This article first appeared on The Magis Center
How could God allow that tragedy? Why didn’t He save her? I’ve been praying, why haven’t I been healed?
Many people, even those of great faith, have struggled to reconcile suffering and tragedy with God’s omniscience and omnipotence. Why do some people receive miracles, while others suffer? Fr. Spitzer answers this very question in an EWTN interview.
Fr. Spitzer explains that there are two qualifications for Jesus to perform a miracle: firstly, the removal of the cross must not impede anyone’s salvation, and, secondly, human freedom must be maintained.
First qualification for a miracle: the cross must not affect the salvation of a soul
Beginning with the first qualification, one may ask, “How could receiving a miracle possibly negatively impact my salvation?” Fr. Spitzer explains what the Church and Saints have taught since the time of Christ: most often, suffering leads us to our salvation.
Suffering and our path to heaven
Suffering—mental, physical, emotional—helps us go to heaven. It is through our suffering that our worldview changes, our attachment to sin diminishes, and our reliance on God is strengthened.
Fr. Spitzer gives the example of St. Paul, whose suffering perfected him, transforming him into a Saint. In his letter to the Romans St. Paul shares this same truth:
“…we rejoice in our sufferings, knowing that suffering produces endurance, and endurance produces character, and character produces hope, and hope does not disappoint us, because God’s love has been poured into our hearts through the Holy Spirit who has been given to us.” -Rom 5:3-5, RSV
Seeing each cross as an opportunity
Most crosses have opportunities attached that help our salvation, or are necessary for us to help others salvation. For example, a trial one endures as child may later help him or her to assist another person in that same trial later in life, perfecting both souls in the process. Therefore, if Jesus were to perform a miracle, He would only do so if the cross is not necessary to anyone’s salvation.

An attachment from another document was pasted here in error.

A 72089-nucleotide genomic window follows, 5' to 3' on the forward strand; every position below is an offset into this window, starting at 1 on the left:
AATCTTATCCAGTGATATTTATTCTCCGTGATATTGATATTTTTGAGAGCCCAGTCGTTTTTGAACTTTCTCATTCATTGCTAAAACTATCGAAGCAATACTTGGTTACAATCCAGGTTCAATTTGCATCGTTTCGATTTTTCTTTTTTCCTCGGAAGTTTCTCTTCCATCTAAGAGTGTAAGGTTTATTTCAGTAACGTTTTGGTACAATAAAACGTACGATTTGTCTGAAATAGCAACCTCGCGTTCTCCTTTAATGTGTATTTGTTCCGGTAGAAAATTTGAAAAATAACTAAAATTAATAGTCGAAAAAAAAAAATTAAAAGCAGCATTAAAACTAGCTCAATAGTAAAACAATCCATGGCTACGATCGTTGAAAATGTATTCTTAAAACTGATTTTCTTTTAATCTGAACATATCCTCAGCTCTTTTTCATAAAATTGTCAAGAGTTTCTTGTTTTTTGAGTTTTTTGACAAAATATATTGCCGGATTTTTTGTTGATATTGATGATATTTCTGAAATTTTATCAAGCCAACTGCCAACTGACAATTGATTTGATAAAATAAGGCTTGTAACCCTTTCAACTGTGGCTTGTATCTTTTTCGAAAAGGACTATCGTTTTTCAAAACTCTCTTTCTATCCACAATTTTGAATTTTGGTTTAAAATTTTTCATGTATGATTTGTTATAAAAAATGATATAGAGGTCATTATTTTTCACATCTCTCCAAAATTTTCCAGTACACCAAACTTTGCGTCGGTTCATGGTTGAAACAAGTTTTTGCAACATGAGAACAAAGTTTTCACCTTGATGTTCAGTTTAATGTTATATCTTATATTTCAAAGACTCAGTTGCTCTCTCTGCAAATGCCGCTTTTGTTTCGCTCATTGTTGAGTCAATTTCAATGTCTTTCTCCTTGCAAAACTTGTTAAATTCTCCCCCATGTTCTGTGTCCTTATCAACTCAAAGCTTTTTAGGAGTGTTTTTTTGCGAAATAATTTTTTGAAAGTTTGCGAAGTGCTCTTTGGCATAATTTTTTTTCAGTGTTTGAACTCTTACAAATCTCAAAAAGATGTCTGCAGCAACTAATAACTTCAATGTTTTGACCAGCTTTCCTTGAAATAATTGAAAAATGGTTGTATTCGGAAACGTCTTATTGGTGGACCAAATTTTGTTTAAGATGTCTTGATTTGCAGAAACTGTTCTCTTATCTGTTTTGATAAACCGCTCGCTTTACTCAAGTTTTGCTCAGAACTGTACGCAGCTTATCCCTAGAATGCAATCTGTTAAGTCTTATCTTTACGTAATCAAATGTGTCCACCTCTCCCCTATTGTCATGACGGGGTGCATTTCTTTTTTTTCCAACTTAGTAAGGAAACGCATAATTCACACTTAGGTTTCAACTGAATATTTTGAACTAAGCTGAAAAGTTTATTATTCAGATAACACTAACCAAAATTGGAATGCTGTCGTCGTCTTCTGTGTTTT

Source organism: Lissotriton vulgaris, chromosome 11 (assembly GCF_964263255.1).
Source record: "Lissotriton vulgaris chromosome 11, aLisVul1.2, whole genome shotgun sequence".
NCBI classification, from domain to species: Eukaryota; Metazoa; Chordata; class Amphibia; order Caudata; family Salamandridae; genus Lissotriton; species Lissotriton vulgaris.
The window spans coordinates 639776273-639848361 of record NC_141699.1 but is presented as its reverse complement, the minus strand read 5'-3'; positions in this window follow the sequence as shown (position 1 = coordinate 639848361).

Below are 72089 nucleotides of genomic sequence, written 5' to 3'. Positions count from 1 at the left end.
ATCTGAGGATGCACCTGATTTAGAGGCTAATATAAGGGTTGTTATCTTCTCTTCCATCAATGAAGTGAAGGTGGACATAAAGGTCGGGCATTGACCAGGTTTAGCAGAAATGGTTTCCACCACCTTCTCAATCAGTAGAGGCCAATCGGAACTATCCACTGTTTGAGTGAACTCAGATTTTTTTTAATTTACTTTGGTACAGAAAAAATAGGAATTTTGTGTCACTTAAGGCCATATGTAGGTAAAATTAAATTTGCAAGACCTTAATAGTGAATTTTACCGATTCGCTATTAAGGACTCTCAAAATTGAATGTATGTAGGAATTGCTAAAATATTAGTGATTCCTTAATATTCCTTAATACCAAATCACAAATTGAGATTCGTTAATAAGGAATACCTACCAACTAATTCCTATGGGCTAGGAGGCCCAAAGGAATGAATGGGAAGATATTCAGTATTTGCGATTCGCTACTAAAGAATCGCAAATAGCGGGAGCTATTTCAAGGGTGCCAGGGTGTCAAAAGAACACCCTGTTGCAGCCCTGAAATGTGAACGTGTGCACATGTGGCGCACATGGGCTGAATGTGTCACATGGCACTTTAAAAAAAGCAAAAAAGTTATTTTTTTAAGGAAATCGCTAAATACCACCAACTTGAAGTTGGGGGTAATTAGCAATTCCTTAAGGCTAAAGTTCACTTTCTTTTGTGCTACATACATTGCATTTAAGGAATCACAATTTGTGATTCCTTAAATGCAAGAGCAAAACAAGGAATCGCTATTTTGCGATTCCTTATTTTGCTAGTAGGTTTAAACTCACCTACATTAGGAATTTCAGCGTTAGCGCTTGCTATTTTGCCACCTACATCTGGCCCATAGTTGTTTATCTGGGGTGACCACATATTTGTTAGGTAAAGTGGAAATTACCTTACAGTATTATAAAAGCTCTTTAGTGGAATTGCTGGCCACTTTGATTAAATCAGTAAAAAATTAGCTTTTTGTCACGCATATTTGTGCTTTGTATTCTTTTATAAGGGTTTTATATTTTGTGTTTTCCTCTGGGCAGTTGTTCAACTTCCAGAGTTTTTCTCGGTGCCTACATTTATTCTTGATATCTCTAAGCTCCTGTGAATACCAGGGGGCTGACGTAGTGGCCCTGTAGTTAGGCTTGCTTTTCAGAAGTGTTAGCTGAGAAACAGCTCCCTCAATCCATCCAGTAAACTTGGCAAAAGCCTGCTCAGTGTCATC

Second qualification for a miracle: human freedom must be maintained
In the second qualification for a miracle to take place, Fr. Spitzer calls us to consider what the world would be like if God granted every sincere request for a miracle. If this were the case, then there would be no natural law for humans to depend on. The laws of nature would change day to day, based on granted prayers. The world would become chaos with no reliable order and there would be no consequences for our sins.
Without order and consequences, there would be no human freedom. Humans would become merely puppets or actors in a story that is dramatically altered by an omniscient director every time a sin or mistake took place.
Suffering and compassion with others
Fr. Sptizer continues by explaining that not only would humans be robbed of their freedom, they would also be robbed of the ability to be interconnected with other humans. When suffering occurs, we help each other. Doctors learn new treatments, friends comfort each other during times of grief, a sibling donates an organ… when suffering takes place we are given the opportunity to extend our compassion and our help to others.
Why then, do miracles take place at all?
Why then, do miracles take place at all? Fr. Spitzer explains that some people are called to be signs to the world that the compassion and power of God is active. However, it will always be in a way that will not jeopardize their salvation, their ability to help others salvation, or the salvation and freedom of others. All of these things must remain in tact.
Is God’s way of choosing who does and does not receive a miracle fair? Yes. In God’s infinite wisdom, He knows what is fair and what will lead a soul to salvation. He wisely and justly chooses when and who to bestow a special miracle upon, so that person can be a light to the world, restore hope, and remind us that, with God, all things are possible.